An important feature of the imaging lidar system of U.S. Pat. No. 4,862,257 and U.S. application Ser. No. 256,778 is the timing control method wherein a glint detector is used to trigger gating of the intensified CCD cameras. This timing control scheme is described in detail with reference to FIG. 5 of U.S. Pat. No. 4,862,257. Referring now to both FIGS. 1 and 5 of U.S. Pat. No. 4,862,257, it will be appreciated that an important feature of the prior imaging lidar system is the short duration, electronic shuttering of intensified CCD camera 18 and/or 20 after a time delay corresponding to the round trip propagation time of a short laser pulse between the "system" and a reflecting target or scattering volume of interest. The method for establishing this time delay is as follows: A photodiode or photomultiplier 37 (see FIG. 1) detects the glint return of laser pulse "n" from the water surface. The detector signal is conditioned in amplifier 35 and used to initiate trigger of delay generator 22; the end objective being to gate the camera on (i.e. open the shutter) for the desired return of the "n+1" (next) pulse. Therefore, the total delay required is the pulse period (e.g., 67 msec for 15 Hz or 50 msec for 20 Hz laser pulse repetition frequency), plus desired water depth delay, less system delays. It has been determined that the system delays (camera response time, delay generator response time, etc.) typically exceed the desired depth delay, thus necessitating the one pulse delay. Since timing is initiated by the surface glint return, the platform altitude is always compensated (relying, of course, on the fact that any change in altitude during one pulse period is insignificant). The fact that total delay can be less than the pulse period requires that two delay generators 22 and 24 be used in series. A requirement for this timing method of U.S. Pat. No. 4,862,257 is that the frequency of the outgoing laser pulses must be extremely stable. This imposes critical requirements upon the accuracy of the system's master clock and the jitter of the laser firing electronics referenced to the laser trigger input. The result is that the time delay method of the prior imaging lidar system is relatively complicated and therefore subject to error.
The above-discussed and other problems and deficiencies of the prior art are overcome or alleviated by the improved imaging lidar system of the present invention. In accordance with the present invention, a novel timing control method is utilized in conjunction with an imaging lidar system of the type disclosed in U.S. Pat. No. 4,862,257 and U.S. patent application Ser. No. 256,778. This novel timing control is employed in applications wherein the lidar system is mounted on an airborne platform.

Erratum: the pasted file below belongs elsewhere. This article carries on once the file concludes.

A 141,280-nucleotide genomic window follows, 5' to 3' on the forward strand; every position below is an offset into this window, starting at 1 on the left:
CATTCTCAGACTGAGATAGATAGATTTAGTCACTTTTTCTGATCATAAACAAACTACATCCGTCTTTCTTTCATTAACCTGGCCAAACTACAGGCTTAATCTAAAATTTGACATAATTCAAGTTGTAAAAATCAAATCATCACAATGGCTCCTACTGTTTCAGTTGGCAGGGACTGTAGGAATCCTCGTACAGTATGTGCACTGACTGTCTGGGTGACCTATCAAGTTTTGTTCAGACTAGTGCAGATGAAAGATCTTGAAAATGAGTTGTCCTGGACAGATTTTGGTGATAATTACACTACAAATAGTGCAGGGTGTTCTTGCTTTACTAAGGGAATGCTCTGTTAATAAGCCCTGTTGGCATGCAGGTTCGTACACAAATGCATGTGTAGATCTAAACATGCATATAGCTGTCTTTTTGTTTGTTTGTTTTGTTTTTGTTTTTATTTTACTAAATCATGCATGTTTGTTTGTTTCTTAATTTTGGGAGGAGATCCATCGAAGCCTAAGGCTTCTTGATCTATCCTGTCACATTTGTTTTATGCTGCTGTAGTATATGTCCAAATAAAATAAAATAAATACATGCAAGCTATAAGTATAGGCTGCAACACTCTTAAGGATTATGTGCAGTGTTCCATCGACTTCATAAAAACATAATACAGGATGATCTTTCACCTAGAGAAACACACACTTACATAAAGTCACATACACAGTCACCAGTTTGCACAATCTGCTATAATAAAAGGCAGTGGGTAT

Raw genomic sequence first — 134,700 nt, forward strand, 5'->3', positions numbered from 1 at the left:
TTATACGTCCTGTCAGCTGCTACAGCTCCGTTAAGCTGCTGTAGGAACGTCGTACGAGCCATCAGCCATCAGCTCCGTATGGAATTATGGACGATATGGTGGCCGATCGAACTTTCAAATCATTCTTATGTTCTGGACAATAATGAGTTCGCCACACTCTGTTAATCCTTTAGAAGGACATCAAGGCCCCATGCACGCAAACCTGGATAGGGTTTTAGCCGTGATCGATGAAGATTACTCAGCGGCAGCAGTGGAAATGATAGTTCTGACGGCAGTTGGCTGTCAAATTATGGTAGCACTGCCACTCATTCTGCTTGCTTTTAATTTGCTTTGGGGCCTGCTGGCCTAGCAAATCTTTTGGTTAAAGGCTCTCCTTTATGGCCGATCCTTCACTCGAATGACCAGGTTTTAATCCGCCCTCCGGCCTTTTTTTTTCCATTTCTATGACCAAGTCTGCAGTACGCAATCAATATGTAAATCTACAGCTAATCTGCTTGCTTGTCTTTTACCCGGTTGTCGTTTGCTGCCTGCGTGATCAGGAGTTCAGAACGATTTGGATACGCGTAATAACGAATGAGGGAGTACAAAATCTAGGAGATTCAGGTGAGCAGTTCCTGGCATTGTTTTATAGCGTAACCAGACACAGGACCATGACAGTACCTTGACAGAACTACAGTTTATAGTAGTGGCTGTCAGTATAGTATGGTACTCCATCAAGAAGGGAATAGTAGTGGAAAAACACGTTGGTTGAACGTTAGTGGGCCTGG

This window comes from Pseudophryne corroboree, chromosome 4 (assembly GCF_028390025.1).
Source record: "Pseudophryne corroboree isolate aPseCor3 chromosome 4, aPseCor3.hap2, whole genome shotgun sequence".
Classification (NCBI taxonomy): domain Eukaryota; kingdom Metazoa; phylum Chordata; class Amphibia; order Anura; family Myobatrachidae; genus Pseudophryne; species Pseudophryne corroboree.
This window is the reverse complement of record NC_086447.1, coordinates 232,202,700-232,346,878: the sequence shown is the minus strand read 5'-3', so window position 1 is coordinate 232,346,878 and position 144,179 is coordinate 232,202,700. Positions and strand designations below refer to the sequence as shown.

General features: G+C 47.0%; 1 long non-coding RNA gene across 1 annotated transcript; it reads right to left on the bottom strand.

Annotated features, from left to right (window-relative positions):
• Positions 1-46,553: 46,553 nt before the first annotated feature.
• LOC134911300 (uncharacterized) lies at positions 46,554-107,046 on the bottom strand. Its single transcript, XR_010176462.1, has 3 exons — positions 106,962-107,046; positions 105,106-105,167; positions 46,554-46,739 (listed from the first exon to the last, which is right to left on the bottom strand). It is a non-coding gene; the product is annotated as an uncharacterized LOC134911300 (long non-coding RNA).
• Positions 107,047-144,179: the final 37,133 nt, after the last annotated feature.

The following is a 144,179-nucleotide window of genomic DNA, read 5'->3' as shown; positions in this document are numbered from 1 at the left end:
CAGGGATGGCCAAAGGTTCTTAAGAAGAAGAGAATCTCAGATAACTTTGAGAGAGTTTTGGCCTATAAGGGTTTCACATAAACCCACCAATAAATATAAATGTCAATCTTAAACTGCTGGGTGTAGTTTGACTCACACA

The timing control method of this invention completely eliminates the glint detector with associated signal conditioner, and instead, relies upon a signal derived from the aircraft altimeter to continually provide platform altitude status. Since the entire system is under the control of a computer, the altimeter signal can be interpreted and used to adjust total delay so as to automatically track changing platform altitude. In accordance with the present invention, it is now possible to initiate all timing from the occurrence of the laser "lamp fire" signal which is nominally 210 microseconds prior to the outgoing laser pulse (exact lamp-to-laser delay is under accurate control). The total delay to camera "gate on" is now the "lamp-to-laser" delay, plus round trip platform altitude delay (computed from the altimeter signal), plus desired water depth delay, less system delays.
The nominal 210 microsecond lamp-to-laser delay easily allows time for all system delays, yet keeps the total delay requirement to a small fraction of a pulse period, thus reducing the number of delay generators required from two to one. Also significant is the elimination of the demanding stability requirement upon the master clock since pulse-to-pulse timing is no longer critical. With this method, the camera exposure is triggered by the same signal used to fire the same laser pulse which the camera detects upon reflection from the target. There is no longer a need for a one pulse period delay in camera gating.